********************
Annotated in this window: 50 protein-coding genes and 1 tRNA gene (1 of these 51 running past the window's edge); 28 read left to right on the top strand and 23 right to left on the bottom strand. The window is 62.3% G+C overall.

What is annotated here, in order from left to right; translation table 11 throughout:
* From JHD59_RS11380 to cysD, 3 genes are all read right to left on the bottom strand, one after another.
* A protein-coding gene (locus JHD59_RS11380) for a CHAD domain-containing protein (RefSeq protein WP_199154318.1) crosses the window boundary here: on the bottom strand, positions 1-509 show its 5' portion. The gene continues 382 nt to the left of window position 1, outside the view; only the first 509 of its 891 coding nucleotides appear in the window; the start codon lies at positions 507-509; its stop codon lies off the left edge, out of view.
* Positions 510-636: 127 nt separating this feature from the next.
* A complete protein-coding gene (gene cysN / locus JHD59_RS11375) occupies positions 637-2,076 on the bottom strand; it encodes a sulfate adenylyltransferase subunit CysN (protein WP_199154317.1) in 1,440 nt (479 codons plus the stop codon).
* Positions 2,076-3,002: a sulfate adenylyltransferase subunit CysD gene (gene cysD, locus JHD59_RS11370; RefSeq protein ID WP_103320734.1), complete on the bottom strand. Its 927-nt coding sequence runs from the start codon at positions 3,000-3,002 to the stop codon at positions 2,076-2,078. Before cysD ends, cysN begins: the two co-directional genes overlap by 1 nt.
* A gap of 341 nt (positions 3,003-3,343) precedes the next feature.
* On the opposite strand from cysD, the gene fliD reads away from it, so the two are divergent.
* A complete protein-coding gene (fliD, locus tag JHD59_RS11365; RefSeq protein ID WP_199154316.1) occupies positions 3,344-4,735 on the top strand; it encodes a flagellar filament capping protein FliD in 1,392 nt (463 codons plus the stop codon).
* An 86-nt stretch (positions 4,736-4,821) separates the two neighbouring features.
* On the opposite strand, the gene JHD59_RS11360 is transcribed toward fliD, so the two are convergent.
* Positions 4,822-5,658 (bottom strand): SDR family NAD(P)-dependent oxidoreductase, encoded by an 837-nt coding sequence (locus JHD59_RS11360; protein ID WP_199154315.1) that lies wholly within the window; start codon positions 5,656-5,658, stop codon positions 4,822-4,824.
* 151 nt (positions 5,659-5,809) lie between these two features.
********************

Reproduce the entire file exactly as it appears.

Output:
Annotated in this window: 50 protein-coding genes and 1 tRNA gene (1 of these 51 running past the window's edge); 28 read left to right on the top strand and 23 right to left on the bottom strand. The window is 62.3% G+C overall.

What is annotated here, in order from left to right; translation table 11 throughout:
* From JHD59_RS11380 to cysD, 3 genes are all read right to left on the bottom strand, one after another.
* A protein-coding gene (locus JHD59_RS11380) for a CHAD domain-containing protein (RefSeq protein WP_199154318.1) crosses the window boundary here: on the bottom strand, positions 1-509 show its 5' portion. The gene continues 382 nt to the left of window position 1, outside the view; only the first 509 of its 891 coding nucleotides appear in the window; the start codon lies at positions 507-509; its stop codon lies off the left edge, out of view.
* Positions 510-636: 127 nt separating this feature from the next.
* A complete protein-coding gene (gene cysN / locus JHD59_RS11375) occupies positions 637-2,076 on the bottom strand; it encodes a sulfate adenylyltransferase subunit CysN (protein WP_199154317.1) in 1,440 nt (479 codons plus the stop codon).
* Positions 2,076-3,002: a sulfate adenylyltransferase subunit CysD gene (gene cysD, locus JHD59_RS11370; RefSeq protein ID WP_103320734.1), complete on the bottom strand. Its 927-nt coding sequence runs from the start codon at positions 3,000-3,002 to the stop codon at positions 2,076-2,078. Before cysD ends, cysN begins: the two co-directional genes overlap by 1 nt.
* A gap of 341 nt (positions 3,003-3,343) precedes the next feature.
* On the opposite strand from cysD, the gene fliD reads away from it, so the two are divergent.
* A complete protein-coding gene (fliD, locus tag JHD59_RS11365; RefSeq protein ID WP_199154316.1) occupies positions 3,344-4,735 on the top strand; it encodes a flagellar filament capping protein FliD in 1,392 nt (463 codons plus the stop codon).
* An 86-nt stretch (positions 4,736-4,821) separates the two neighbouring features.
* On the opposite strand, the gene JHD59_RS11360 is transcribed toward fliD, so the two are convergent.
* Positions 4,822-5,658 (bottom strand): SDR family NAD(P)-dependent oxidoreductase, encoded by an 837-nt coding sequence (locus JHD59_RS11360; protein ID WP_199154315.1) that lies wholly within the window; start codon positions 5,656-5,658, stop codon positions 4,822-4,824.
* 151 nt (positions 5,659-5,809) lie between these two features.